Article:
MANILA – As the government’s social amelioration program (SAP) draws towards its completion, its lead implementer, the Department of Social Welfare and Development (DSWD,) conducted a study in partnership with the United Nations World Food Program (WFP) to learn how beneficiaries used their cash assistance during the pandemic.
The survey, in a copy provided to the press on Monday, reported that 58 percent of respondents said they used the money to pay off their debts.
“While food was the top priority for a majority, many beneficiaries also said that the assistance helped them buy hygiene kits and pay for essential health and medical expenses and to those who have existing debts, they used the aid to pay them,” the report states.
About 92 percent of the respondents, meanwhile, said they used the cash assistance to buy food.
DSWD Secretary Rolando Bautista said this study further proved SAP’s relevance as communities adopted strategies to cope with the crisis.
“The result of this initial survey is a concrete affirmation that SAP has achieved its goal of enabling the low-income beneficiaries cope with the economic effects of the ongoing Covid-19 pandemic,” he added.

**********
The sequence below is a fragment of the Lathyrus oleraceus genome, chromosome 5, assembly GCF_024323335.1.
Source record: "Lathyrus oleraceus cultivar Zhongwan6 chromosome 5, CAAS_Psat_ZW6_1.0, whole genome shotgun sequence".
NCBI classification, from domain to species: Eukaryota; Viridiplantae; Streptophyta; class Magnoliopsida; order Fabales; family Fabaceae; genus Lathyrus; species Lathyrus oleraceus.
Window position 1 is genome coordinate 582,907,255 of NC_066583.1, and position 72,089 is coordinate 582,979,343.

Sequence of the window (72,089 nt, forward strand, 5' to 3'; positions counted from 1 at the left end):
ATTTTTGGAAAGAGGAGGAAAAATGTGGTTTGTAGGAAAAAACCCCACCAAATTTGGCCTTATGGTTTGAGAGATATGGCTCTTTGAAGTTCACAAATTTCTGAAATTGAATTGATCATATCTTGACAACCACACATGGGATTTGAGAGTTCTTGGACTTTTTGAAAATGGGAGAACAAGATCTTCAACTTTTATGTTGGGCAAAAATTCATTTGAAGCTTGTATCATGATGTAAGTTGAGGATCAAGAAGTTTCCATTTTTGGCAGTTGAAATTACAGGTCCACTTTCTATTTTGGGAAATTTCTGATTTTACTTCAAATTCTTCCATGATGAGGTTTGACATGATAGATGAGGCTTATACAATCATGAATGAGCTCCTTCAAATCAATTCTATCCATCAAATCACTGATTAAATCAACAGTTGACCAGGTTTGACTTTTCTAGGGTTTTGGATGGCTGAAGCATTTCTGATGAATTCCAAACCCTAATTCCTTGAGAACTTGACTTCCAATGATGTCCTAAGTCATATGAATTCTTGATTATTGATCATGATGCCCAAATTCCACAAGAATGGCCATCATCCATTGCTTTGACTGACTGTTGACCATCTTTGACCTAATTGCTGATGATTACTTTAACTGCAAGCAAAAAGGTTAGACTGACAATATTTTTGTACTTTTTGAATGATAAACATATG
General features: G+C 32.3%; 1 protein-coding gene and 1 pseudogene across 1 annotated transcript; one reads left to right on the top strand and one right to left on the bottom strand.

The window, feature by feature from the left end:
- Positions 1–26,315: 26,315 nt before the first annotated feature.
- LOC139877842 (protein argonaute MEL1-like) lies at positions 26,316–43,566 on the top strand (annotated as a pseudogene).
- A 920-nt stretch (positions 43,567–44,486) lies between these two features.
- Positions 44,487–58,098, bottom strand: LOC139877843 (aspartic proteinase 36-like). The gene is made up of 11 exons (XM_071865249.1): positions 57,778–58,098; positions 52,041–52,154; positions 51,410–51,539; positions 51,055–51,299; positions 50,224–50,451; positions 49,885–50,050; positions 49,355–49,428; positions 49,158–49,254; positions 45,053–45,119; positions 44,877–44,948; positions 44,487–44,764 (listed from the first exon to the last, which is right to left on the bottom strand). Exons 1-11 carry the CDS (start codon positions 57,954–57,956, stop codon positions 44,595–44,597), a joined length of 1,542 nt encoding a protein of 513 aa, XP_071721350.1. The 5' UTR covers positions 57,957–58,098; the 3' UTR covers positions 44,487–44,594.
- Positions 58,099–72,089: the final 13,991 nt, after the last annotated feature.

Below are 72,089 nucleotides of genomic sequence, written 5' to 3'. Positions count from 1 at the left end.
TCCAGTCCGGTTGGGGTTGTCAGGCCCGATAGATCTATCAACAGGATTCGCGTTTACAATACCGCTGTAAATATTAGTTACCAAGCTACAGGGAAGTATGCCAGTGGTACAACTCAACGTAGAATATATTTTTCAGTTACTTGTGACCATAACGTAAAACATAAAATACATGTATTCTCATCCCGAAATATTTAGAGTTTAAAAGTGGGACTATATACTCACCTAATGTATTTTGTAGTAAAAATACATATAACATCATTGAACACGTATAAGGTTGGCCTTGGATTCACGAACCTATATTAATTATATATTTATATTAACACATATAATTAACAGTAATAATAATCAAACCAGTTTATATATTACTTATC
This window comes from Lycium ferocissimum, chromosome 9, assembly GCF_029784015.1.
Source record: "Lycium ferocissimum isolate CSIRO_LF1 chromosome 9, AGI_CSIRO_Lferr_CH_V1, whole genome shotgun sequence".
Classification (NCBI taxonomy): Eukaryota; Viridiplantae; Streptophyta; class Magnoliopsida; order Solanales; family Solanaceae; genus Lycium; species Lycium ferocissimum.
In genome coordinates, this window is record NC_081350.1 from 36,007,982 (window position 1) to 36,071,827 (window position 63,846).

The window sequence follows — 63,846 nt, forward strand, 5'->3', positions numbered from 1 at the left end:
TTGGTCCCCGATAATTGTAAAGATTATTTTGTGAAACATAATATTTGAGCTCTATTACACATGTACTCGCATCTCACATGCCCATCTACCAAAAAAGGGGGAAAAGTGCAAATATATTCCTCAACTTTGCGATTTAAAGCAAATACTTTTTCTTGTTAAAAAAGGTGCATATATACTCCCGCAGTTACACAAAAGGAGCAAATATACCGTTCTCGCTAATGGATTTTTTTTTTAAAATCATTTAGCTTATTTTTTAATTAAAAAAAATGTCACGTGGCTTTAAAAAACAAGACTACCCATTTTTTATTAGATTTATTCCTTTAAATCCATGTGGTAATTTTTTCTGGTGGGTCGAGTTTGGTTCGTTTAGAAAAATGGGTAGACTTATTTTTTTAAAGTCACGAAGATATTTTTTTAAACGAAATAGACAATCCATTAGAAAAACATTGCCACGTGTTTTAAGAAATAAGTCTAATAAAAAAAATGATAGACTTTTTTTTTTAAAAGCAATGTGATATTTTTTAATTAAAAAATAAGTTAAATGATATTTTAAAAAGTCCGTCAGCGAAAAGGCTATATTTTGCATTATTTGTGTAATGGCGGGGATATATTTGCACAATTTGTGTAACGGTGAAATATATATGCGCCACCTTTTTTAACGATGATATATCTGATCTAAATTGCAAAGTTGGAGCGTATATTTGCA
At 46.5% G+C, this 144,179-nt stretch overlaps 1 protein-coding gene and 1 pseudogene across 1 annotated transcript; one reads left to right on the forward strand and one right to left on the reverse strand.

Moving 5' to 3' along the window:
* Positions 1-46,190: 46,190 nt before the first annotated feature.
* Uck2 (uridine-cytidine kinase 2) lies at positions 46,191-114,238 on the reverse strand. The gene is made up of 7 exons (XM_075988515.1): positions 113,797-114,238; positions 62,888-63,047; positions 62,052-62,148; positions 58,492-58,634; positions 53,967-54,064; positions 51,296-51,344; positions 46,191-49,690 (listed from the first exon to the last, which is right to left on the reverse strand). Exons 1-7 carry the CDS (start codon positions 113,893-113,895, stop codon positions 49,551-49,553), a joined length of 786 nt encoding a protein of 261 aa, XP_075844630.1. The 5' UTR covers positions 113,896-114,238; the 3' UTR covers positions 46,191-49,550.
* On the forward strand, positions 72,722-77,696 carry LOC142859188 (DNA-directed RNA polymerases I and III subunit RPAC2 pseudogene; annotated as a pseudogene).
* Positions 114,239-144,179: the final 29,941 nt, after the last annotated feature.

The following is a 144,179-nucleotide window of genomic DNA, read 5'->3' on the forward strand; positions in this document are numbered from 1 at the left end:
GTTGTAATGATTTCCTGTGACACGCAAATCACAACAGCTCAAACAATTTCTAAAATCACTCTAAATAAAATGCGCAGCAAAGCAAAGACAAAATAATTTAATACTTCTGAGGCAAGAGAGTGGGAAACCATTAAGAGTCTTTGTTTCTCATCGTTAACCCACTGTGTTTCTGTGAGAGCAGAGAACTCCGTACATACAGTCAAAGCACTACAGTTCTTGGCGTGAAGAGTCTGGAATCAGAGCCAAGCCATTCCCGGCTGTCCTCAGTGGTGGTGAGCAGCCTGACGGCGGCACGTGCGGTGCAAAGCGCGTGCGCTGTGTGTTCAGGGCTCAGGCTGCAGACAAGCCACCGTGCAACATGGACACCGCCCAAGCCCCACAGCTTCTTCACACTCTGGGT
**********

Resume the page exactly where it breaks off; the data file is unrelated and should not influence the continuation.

The survey, titled “Remote Household Monitoring Survey on the Impact of the Covid-19 Pandemic and the Implementation of the Philippine Government’s Social Amelioration Program,” sampled over 3,600 households nationwide between June to August.
It was composed of SAP beneficiaries who are recipients of the Pantawid Pamilyang Pilipino Program (4Ps).
DSWD, however, clarified that less than 15 percent of the respondents were non-SAP beneficiaries, which were added to help examine the food security situation of those who did not receive cash assistance through SAP.
The survey also found that 67 percent of assessed households resorted to buying less-preferred and less-expensive food items.
Three out of four households experienced a reduction in income during the pandemic, mainly due to their inability to work because of travel restrictions.
Eleven percent of the respondents were found to have nutrition-deficient diets.
Among those who lost their jobs, 42 percent were either employed in the transport sector or were skilled laborers.
Eighty-three percent of them used negative coping strategies like selling their assets, borrowing money, or reducing non-food expenses.
WFP Philippines director Jane Pearce also announced that the survey is only the first of a three-part series that aims to assess the status of food security of SAP beneficiaries.
“We hope to assess the impact of the pandemic on income and livelihood, as well as how the SAP has impacted on food security among beneficiaries,” she added. (PNA)